Meat, fish, eggs, pulses (for example, beans, lentils and peas) and foods made from pulses (such as tofu, hummus, and soya mince) are excellent sources of protein and iron. *Nuts also contain protein, however, whole nuts including peanuts should not be given to children under five in case they choke. Peanut butter is a popular snack at early years settings, but always check for allergies before offering to young children.
Oily fish is very good for brain development and so try to include it in your menu. It can be served as part of a main meal or at snack time as a dip (mix with cream cheese and lemon juice). Boys can have up to four portions of oily fish (such as mackerel, salmon, and sardines) a week, but it's best not to give girls more than two portions a week. This is because oily fish can contain low levels of pollutants that can build up in the body.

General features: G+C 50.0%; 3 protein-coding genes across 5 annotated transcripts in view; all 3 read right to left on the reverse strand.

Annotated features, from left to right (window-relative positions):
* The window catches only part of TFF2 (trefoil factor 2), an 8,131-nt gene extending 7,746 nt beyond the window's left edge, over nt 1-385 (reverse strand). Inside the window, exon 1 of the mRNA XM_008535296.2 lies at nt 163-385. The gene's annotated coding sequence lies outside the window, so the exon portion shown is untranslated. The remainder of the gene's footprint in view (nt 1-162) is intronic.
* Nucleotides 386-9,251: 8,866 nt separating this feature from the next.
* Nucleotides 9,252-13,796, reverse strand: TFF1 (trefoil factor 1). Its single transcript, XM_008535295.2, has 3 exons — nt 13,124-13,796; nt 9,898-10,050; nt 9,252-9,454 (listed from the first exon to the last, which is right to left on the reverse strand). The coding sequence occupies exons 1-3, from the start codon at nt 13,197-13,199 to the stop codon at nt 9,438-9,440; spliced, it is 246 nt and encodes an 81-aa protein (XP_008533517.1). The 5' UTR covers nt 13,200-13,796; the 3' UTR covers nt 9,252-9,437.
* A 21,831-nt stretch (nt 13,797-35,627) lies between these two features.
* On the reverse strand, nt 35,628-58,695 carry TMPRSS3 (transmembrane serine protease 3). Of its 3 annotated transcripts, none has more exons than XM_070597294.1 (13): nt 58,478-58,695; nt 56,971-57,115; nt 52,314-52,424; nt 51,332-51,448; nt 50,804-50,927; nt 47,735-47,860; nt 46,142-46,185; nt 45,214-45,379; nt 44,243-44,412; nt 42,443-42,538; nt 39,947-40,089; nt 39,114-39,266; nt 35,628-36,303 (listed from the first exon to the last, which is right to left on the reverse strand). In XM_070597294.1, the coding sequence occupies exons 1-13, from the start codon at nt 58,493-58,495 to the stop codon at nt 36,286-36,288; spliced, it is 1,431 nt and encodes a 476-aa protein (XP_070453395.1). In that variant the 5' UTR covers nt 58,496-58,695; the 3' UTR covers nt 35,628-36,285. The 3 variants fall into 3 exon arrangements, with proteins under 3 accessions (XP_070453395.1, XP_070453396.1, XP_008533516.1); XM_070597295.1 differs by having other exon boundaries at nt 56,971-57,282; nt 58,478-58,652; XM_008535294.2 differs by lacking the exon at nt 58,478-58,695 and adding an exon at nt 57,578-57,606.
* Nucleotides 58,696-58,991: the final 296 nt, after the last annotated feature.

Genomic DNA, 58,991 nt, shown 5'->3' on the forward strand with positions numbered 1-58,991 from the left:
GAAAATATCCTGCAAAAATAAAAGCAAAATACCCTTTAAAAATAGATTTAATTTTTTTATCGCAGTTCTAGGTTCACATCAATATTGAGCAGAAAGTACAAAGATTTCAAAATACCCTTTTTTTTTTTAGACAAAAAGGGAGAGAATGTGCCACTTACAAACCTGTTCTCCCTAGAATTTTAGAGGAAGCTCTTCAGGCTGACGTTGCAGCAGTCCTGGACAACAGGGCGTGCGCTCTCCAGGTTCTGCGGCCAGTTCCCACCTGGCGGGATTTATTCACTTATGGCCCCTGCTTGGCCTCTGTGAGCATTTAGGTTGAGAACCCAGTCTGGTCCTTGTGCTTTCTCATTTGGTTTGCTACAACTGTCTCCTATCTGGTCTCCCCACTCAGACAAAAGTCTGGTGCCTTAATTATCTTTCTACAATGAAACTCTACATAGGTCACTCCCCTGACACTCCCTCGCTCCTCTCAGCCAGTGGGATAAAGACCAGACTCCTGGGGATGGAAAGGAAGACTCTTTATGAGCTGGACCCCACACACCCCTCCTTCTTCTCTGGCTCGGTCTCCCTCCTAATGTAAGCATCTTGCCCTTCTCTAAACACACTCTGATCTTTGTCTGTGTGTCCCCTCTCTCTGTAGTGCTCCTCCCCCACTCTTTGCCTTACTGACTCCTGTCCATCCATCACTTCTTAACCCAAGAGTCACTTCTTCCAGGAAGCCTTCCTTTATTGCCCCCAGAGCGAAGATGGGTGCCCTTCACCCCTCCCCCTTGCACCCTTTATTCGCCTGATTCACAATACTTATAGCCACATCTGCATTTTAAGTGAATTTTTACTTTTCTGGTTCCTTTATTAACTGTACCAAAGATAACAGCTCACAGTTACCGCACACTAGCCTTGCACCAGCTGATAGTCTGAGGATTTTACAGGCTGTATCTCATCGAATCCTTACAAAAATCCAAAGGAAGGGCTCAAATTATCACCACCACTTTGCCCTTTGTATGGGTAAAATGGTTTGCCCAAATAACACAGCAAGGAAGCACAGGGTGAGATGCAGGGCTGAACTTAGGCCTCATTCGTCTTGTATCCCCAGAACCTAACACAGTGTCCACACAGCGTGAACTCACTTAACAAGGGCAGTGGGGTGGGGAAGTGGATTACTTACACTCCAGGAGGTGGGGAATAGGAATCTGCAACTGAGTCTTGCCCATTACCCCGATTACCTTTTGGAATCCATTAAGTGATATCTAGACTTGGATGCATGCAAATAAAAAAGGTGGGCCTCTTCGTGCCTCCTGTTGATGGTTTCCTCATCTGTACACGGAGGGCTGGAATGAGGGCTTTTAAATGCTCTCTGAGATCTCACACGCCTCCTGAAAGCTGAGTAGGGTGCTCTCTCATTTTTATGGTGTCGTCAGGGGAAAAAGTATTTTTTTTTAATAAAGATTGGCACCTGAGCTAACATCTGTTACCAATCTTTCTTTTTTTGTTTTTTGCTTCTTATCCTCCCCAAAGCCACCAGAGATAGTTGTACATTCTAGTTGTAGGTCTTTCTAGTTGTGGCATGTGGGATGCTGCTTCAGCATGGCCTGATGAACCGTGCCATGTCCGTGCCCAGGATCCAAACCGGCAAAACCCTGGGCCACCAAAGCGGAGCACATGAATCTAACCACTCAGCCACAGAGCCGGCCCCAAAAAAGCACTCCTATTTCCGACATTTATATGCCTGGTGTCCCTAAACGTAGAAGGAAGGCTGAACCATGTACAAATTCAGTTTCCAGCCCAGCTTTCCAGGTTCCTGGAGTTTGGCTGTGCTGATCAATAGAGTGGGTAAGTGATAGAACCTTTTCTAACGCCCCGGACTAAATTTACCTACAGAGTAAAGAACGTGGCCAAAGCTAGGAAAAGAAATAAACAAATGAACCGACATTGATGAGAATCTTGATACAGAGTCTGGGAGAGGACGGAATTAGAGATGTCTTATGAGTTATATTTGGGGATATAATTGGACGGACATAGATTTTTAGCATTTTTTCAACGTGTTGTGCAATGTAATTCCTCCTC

Iron is essential for a child’s health. Lack of iron can lead to anaemia, which can hold back their physical and mental development.
Children who carry on drinking too much milk are most at risk from anaemia.
Iron comes in two forms. One is found in meat and fish is easily absorbed by the body. The other is found in plant foods and is not as easy for the body to absorb. Even a small amount of meat or fish is good because it helps the body to absorb iron from other food sources. If a child does not eat meat or fish, they will get enough iron if you give them plenty of: fortified breakfast cereals, dark green vegetables, bread beans, lentils and dhal, and dried fruit (meal times only) such as apricots, figs and prunes.